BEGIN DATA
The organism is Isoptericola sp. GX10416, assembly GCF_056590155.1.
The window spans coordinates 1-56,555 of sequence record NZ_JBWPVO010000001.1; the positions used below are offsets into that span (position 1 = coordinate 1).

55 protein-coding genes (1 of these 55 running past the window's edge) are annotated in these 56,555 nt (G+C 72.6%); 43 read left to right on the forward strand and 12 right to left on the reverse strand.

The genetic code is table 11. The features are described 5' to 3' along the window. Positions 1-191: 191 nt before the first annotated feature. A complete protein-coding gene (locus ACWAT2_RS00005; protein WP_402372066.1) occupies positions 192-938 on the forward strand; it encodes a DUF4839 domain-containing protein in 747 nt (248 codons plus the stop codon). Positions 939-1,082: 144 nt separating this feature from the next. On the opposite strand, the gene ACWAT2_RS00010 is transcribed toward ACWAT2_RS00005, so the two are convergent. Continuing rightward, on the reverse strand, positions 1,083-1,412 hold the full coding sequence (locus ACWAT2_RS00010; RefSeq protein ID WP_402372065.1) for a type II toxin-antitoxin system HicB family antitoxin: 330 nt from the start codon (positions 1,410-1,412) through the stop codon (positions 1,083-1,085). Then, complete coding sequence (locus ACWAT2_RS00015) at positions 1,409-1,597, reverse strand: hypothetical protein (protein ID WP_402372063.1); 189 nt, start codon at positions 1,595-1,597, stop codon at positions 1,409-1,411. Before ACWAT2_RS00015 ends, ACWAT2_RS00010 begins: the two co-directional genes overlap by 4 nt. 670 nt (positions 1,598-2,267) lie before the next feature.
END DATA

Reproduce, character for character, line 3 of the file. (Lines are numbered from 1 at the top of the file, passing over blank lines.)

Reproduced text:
55 protein-coding genes (1 of these 55 running past the window's edge) are annotated in these 56,555 nt (G+C 72.6%); 43 read left to right on the forward strand and 12 right to left on the reverse strand.